Nava EtShalom’s poems have appeared or are forthcoming in The American Poetry Review, The Believer, Boston Review, and other journals, and her chapbook Fortunately is coming in 2019 from Button Poetry. Her work has won the 92Y Discovery Prize, a Pew Fellowship in the Arts, and two Academy of American Poets university prizes. She’s a doctoral candidate in English at the University of Pennsylvania, where she writes about literary representations of settler-colonialism in Palestine.
Luiza Flynn-Goodlett is the author of four chapbooks, including Twice Shy, forthcoming from Nomadic Press, and Harm’s Way, forthcoming from dancing girl press. Her poetry can be found in Third Coast, Granta, Quarterly West, DIAGRAM, The Rumpus, and elsewhere. She serves as editor-in-chief of the queer literary journal Foglifter and lives in sunny Oakland, California.
Rome Lisa Hernández Morgan is a queer, Mexican-American writer from Texas. She received her B.A. in English and Spanish from the University of North Texas, and is currently an MFA candidate in Creative Writing at the University of Arkansas, where she is a Walton Fellow. Rome is currently the nonfiction editor of Up North Lit. This is her first poetry publication.
Esteban Ismael teaches Writers Workshop & Literature courses through the San Diego Community College District. His poems are forthcoming or have appeared in Hawaii Review, Spillway, Poetry Daily, Dogwood, and The Massachusetts Review, among other fine journals.
Christofer Johnson is a PhD candidate concentrating in folklore. He is primarily interested in the political agency of folklore and folksong in the Anglophone world, the cultural dimensions of power in the contemporary period, and the way that cultural artifacts impact and shape the development of national identity. His dissertation work centers on the idea of cultural resilience and the self-conscious ways that communities (especially communities of work) adapt (or don’t), cope (or don’t) and change (or don’t) in the face of an increasingly globally integrated and connected world.
Maureen Langloss is a lawyer-turned-writer living in New York City. She serves as Flash Fiction Editor at Split Lip Magazine. Her writing has appeared in CHEAP POP, Gulf Coast, Little Fiction, Sonora Review, Wigleaf, and elsewhere. Her work has been nominated for a Pushcart Prize and Best of the Net. Find her online at maureenlangloss.com or on Twitter @maureenlangloss.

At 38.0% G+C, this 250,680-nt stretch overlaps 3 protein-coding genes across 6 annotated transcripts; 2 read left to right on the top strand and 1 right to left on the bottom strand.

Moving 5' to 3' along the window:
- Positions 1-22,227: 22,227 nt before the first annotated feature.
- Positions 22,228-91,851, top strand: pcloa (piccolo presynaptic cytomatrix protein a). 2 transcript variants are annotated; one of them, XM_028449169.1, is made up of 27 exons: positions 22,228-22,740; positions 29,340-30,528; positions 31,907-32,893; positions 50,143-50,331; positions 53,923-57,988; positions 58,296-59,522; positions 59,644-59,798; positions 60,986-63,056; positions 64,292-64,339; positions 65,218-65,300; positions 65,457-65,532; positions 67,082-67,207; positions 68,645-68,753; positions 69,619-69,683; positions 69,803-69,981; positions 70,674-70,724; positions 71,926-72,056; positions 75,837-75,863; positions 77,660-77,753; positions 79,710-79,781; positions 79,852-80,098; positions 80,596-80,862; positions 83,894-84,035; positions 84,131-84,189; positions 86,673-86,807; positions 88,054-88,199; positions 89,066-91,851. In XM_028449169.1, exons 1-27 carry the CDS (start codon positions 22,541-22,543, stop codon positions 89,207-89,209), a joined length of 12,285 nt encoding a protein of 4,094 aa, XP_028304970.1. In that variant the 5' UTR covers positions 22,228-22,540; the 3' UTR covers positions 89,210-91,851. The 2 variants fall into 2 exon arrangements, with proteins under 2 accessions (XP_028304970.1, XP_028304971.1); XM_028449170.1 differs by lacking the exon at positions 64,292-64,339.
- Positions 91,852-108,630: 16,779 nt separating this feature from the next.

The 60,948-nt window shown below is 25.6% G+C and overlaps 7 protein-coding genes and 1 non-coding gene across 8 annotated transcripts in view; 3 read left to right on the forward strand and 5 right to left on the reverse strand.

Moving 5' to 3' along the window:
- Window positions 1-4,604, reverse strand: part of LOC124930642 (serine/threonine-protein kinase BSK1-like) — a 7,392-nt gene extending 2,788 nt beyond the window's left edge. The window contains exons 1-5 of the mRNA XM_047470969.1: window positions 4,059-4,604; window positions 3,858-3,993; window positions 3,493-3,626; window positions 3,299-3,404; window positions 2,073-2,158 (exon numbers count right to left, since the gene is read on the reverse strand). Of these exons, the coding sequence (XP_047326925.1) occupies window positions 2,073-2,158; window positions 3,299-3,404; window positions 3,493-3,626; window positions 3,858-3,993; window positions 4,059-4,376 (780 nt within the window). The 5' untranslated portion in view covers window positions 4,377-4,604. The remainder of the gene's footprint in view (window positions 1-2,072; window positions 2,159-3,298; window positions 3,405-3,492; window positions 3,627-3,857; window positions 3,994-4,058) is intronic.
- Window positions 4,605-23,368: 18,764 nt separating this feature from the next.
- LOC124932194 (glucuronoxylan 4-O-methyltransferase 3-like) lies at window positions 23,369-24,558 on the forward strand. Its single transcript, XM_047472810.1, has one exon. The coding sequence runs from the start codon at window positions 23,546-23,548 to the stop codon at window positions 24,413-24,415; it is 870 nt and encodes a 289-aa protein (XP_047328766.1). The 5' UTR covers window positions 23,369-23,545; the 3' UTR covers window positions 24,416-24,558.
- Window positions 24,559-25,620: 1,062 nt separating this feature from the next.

M.G. Leibowitz was born and raised in White Plains, NY. Her poetry has recently appeared or is forthcoming in Boxcar Poetry Review, Crab Creek Review, The Greensboro Review, and Mslexia. She is the recipient of CALYX Journal’s 2016 Lois Cranston Memorial Poetry Prize, the 2018 Geballe Prize for Writing, and the 2018 Urmy/Hardy Poetry Prize. M.G. is an undergraduate at Stanford University.
Zach Linge is the current Assistant Editor and former Online Editor for The Southeast Review. His critical essays are forthcoming or published in African American Review and [Inter]sections Journal, and his poems are published in Sonora Review, Nimrod International Journal, and Permafrost Magazine, among other journals. Linge lives and teaches in Tallahassee.
Dave Lucas is the author of Weather (VQR/Georgia, 2011) which received the 2012 Ohioana Book Award for Poetry. In 2018, he was appointed the second Poet Laureate of the State of Ohio. A co-founder of Cleveland Book Week and Brews + Prose at Market Garden Brewery, he lives in Cleveland, where he was born and raised.
Janice Majewski is a poet living in St. Louis. Her work is forthcoming in National Poetry Review and can be found in Blackbird, Cincinnati Review, Stockholm Review of Literature, Yes, Poetry, Entropy, Reality Beach, and elsewhere. She holds an MFA from George Mason University and is the managing editor for Guesthouse.
Julia Paganelli Marín is the poetry editor for Up North Lit. In addition to her poetry chapbook, Blush Less (Finishing Line Press 2015), her writing is published or forthcoming in BOAAT Journal, Passages North, The Comstock Review, Hobart, The Madison Review, and more.
Gail Martin’s book Begin Empty-Handed won the Perugia Press Poetry prize in 2013 and was awarded the Housatonic Prize for Poetry in 2014. The Hourglass Heart (New Issues Prose and Poetry), was published in 2003. She works as a psychotherapist in private practice in Kalamazoo, MI. www.gailmartinpoetry.com.
Maria Martin is the 2nd Place winner of Narrative’s 2017 30 Below Contest. Her poems have appeared in jubilat, cream city review, Superstition Review, and elsewhere. She manages the farmers market for the City of North Charleston and serves as Vice-President for the Poetry Society of South Carolina.
Matthew McDade (they/them) is an artist from elsewhere (the small town of East Palestine, Ohio) who conveys emotions to be felt everywhere, and by anyone. Growing up creating, McDade spent hours and hours finding their ethereal, personal creative presence among plenty of toasted-cheese sandwiches and endless packets of printer paper in a one-bedroom apartment with their single mother throughout the early-mid 2000s. And although they eventually stopped making art, McDade turned to it once again at the age of 19 in 2016. Since, they have persevered almost solely for the sake of proving one point to themselves: “I’m alive.”